Not all who wander are lost.
Aware of the silence coming from the fireplace. This room is just a garage without a fire going. Pull back the curtain to peer through the rain dabbing the window. The trees sway, shedding needles which fall randomly around a squirrel who seems very busy either burying future snacks or digging up somebody else's, I'm not sure, until I see something in its paws being delicately adjusted for consumption. To the victor...
Fire duty. Still have some nice coals. Keep the home fire burning. I check my inventory. Only 3 good chunks of red fir and a couple of birch left in the box. The birch burns too fast all by itself. I select one of each and arrange them accordingly on what remains of the grate.
Just then an idea comes to me. I quickly retrace my steps back to the Mac and get it into print. After reading it back out loud, I just as quickly highlight it, hit the delete button, and reach for my hat. Maybe a run out to the woodpile will help. In this case, one of the secret joys of aging is that I know I'm going to forget everything I was thinking about prior to going out to the woodpile so when I return it'll be a whole new ball game.
A classically-tied number twenty-two baetis sits, drying, clamped in the jaws of the Regal. Four more are snagged on the styrofoam angle board awaiting dispensation. Now and then I wonder how many of these I've tied over the years. I'd probably be amazed. But, then again, maybe I wouldn't. I guess I'd be more amazed by the number of flies I've tied at different junctures thinking that they might work better than this particular pattern, or, better still, at the number of times I thought something else would. Impossible to know, right up there with how many more times I'm going to be so inclined as to do it again. And again.
I remove the classically-tied number twenty-two baetis from the vise and snag it next to the others, pausing for a proud second to admire them. Lucky thing I'm not a trout. I wouldn't last very long out there.
I have this rather cumbersome Sterilite box. I chose this model over the next size up which is on wheels. That, for some reason to me, seemed like a bit much, although secretly in the years hence, I wish I'd gotten it. I keep some of my important feathers and fur patches in there, and when I go on the road, I pare it down to only what I deem to be 'the essentials' and pack the rest of my tying stuff in there, too. It still takes up way too much space according to just about everyone I've ever traveled with, but I'll put up with the needling. It goes where I go, and that's that. Besides, the needling invariably ceases when that oversized-box supplies me with the materials that enable said needler to hook a fish or two when his supply of flies runs out. I particularly enjoy that circumstance. Call it a smug smile.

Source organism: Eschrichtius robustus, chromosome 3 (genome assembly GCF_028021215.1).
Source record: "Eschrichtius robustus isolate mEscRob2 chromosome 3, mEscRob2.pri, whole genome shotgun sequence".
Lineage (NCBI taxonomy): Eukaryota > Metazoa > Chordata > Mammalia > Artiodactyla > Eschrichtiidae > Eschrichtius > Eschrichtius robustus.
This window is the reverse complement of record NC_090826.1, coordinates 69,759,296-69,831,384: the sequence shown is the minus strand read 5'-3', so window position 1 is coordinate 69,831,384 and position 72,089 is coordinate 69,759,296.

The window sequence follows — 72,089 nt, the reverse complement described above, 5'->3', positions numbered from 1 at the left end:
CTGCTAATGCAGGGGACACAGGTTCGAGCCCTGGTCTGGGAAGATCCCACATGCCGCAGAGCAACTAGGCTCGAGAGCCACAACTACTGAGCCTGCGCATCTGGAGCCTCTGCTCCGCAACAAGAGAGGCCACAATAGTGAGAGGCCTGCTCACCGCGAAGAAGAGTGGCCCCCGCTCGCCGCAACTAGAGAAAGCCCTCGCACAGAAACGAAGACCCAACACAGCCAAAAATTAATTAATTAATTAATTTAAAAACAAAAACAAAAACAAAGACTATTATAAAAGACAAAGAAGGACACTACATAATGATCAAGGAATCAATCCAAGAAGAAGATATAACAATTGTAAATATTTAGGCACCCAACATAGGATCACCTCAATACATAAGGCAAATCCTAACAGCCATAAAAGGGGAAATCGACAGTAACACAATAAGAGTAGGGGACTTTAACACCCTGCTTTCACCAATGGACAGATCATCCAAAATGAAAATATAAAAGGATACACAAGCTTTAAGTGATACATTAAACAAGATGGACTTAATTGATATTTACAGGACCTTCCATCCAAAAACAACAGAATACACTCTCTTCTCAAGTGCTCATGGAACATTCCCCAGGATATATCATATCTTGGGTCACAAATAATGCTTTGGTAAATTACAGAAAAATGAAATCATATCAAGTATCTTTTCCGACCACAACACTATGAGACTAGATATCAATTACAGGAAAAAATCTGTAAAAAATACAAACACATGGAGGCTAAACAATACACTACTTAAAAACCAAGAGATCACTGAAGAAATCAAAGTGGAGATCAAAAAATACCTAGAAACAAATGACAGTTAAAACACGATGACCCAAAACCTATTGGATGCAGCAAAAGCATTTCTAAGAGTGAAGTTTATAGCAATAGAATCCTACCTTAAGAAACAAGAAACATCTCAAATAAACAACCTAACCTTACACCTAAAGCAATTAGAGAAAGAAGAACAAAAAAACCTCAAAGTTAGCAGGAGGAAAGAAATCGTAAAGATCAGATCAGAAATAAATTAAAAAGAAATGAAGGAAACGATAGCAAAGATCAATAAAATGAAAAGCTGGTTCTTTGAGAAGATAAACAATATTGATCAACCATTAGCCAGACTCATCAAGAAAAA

There is more than a bit of my father in me. I can tell there is when I look at my collection of tying materials and tools. I remember at some point deciding to actually sit down and sort through all of it. I would keep what I thought I could use, and find a way to dispose of the rest, either by donating it, or by just plain throwing it in the garbage. That was the plan, anyway.
It went bad, or should I say good, almost from the beginning. I'll save you the details, mentioning only that the stuff in what started out to be the 'discard' pile was examined, then re-examined, and finally then put back before I'd gotten a tenth of the way through. I still shudder when I think that I could've actually thought I was going to somehow 'streamline' my stash of stuff. What a colossal error in judgement. I've used some of the stuff I almost chucked, but the important thing to keep in mind is that yes, I did use it. The same might not be said for the rest, should I have been so remiss as to think hm, I'll never use that... Safe to say I don't ever think that anymore.